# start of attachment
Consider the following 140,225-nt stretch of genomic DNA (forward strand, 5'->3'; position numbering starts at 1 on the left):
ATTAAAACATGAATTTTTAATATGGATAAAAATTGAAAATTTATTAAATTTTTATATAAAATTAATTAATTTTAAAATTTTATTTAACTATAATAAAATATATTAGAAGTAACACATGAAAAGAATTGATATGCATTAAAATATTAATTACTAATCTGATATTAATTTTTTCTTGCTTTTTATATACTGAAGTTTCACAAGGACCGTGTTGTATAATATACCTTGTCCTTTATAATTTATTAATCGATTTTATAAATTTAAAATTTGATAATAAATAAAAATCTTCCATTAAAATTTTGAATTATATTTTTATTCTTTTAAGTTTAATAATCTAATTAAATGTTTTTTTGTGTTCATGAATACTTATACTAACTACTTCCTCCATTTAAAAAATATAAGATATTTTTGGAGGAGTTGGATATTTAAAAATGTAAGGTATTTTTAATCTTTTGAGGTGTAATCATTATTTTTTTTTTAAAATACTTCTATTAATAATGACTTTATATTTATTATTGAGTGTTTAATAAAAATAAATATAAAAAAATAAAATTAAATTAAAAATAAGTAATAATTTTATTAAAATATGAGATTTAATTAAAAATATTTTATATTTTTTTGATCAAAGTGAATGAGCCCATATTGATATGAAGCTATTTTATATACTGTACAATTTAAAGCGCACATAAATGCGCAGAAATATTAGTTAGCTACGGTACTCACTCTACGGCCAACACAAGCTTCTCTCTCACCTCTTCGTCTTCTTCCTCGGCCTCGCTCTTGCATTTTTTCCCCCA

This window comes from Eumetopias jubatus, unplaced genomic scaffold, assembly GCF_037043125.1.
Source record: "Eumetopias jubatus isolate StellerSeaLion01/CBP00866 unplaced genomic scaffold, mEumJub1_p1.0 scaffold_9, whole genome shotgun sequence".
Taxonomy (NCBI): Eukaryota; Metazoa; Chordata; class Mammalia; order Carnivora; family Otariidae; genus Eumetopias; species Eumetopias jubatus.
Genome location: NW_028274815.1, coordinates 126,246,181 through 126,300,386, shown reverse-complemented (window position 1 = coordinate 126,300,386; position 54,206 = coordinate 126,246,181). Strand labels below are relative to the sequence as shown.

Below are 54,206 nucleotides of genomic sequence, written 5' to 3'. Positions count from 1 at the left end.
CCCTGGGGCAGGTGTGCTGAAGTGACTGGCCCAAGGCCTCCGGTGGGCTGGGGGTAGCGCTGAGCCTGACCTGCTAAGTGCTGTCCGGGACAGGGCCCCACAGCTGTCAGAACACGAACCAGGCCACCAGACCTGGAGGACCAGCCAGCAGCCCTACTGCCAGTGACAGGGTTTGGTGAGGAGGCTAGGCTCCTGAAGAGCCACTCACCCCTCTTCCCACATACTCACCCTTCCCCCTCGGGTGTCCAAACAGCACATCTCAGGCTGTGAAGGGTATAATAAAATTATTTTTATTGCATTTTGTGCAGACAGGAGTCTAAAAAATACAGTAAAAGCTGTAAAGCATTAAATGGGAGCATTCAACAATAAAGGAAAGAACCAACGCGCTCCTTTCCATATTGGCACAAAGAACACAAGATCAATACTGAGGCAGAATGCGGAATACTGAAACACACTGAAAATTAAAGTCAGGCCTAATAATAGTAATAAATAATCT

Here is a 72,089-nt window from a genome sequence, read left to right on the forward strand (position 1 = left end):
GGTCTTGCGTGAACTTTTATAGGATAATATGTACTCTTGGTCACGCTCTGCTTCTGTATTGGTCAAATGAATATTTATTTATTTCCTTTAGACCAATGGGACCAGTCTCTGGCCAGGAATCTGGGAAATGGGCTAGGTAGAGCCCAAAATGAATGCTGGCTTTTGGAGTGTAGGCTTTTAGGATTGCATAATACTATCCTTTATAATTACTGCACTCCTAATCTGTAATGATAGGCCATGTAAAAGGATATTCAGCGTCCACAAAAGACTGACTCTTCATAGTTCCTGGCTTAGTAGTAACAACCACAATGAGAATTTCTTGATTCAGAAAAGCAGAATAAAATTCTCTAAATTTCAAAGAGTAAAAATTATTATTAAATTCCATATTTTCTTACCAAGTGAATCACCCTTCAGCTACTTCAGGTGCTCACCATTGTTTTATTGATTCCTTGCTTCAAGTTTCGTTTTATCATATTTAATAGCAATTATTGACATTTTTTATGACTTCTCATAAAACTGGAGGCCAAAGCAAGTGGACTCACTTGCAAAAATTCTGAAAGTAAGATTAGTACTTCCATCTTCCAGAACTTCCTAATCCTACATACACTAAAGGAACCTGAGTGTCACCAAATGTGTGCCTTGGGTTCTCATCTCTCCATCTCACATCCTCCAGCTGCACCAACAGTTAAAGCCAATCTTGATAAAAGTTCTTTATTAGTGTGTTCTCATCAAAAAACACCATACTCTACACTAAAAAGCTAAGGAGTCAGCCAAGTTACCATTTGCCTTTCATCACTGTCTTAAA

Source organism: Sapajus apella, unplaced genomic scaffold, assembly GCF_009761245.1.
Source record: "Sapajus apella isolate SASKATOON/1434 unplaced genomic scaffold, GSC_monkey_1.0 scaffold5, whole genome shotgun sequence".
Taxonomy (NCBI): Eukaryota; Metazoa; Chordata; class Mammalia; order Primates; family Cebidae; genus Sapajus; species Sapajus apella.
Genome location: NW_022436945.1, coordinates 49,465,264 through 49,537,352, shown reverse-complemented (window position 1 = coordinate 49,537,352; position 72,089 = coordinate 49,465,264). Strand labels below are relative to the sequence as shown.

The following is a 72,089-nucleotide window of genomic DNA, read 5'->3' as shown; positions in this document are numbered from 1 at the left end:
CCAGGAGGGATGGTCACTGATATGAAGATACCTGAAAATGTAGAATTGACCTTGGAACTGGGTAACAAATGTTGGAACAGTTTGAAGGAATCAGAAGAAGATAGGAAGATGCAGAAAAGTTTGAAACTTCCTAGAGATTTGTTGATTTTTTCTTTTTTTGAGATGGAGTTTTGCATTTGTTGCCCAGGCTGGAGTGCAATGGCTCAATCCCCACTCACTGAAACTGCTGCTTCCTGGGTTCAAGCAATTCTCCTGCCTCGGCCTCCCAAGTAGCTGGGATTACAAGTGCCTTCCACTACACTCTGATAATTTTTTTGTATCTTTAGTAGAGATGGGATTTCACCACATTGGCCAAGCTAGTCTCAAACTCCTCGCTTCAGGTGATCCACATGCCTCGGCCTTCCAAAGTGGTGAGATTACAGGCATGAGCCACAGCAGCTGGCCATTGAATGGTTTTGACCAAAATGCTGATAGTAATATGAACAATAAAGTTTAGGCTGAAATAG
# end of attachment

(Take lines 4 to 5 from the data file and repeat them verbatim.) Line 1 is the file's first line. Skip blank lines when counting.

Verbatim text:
Source record: "Eumetopias jubatus isolate StellerSeaLion01/CBP00866 unplaced genomic scaffold, mEumJub1_p1.0 scaffold_9, whole genome shotgun sequence".
Taxonomy (NCBI): Eukaryota; Metazoa; Chordata; class Mammalia; order Carnivora; family Otariidae; genus Eumetopias; species Eumetopias jubatus.